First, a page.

Hacked Crypto Exchange KuCoin Back In Business With Crypto Deposit and Withdrawals
Cryptocurrency exchange KuCoin is back in business as the exchange revealed that it has completed its wallet security upgrade following its recently suffered hack.
According to the update posted by the Singapore-based exchange, the KuCoin wallet security strategy upgrade was conducted for three major cryptocurrencies including Bitcoin (BTC), Ethereum (ETH), and Tether (USDT).
Per the announcement, the service status for Tether (USDT) was highlighted to acknowledge both the deposits and withdrawal of ERC-20-USDT transactions while only deposits, not withdrawals, are available for both EOS-USDT and TRC-20-USDT based transactions. OMNI-USDT is yet to be back online for either deposits or withdrawals.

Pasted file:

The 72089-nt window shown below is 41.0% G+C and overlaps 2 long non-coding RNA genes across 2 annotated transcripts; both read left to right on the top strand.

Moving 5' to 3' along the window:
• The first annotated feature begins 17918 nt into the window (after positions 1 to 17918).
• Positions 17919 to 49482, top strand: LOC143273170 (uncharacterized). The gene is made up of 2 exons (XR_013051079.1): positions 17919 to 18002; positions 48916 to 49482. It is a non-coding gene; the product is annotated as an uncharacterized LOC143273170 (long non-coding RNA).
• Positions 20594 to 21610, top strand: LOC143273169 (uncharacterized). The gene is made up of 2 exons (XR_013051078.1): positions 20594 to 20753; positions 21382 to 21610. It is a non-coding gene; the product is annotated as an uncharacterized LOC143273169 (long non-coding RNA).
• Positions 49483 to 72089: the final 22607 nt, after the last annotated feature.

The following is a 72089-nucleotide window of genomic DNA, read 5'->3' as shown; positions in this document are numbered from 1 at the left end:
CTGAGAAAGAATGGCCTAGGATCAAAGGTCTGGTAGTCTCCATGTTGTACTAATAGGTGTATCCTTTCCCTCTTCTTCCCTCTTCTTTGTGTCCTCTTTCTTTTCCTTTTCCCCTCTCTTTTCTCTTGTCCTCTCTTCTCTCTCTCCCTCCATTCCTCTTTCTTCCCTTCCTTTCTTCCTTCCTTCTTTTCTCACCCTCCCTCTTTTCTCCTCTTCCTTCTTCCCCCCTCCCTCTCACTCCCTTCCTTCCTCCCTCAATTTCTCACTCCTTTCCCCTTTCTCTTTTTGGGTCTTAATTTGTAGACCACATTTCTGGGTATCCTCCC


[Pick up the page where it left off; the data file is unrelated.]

Also following the upgrade, KuCoin informed users that BTC, ETH, USDT have all generated new deposit addresses. The exchange noted that despite the fact that the old addresses are still functional, it is recommended for every user to update their deposit addresses as soon as possible. The exchange affirmed that all services will be available in a short while.
KuCoin Hack In Retrospect
The security mishap suffered by KuCoin currently ranks as one of the biggest cryptocurrency exchange hacks to date. As Blockchain.news earlier reported, the hack was discovered following the suspicious withdrawal of large amounts of Bitcoin, ERC-20, and Ether from its hot wallets worth about $150 million.
Despite the hack affecting the site’s hot wallets, the cold wallets were reportedly shielded and the exchange responded to the hackers by collaborating with other exchanges including Binance, Bitfinex, Huobi Global amongst others to foil the attack. Through the collaboration by the entire crypto community, KuCoin CEO, Johnny Lyu announced that they have found sufficient evidence to identify the criminals behind the massive hack on the crypto exchange.
With initial fears of going bankrupt, the exchange was set to pay compensations to users from KuCoin’s insurance funds which the CEO noted is enough to entirely cover the hacked funds.
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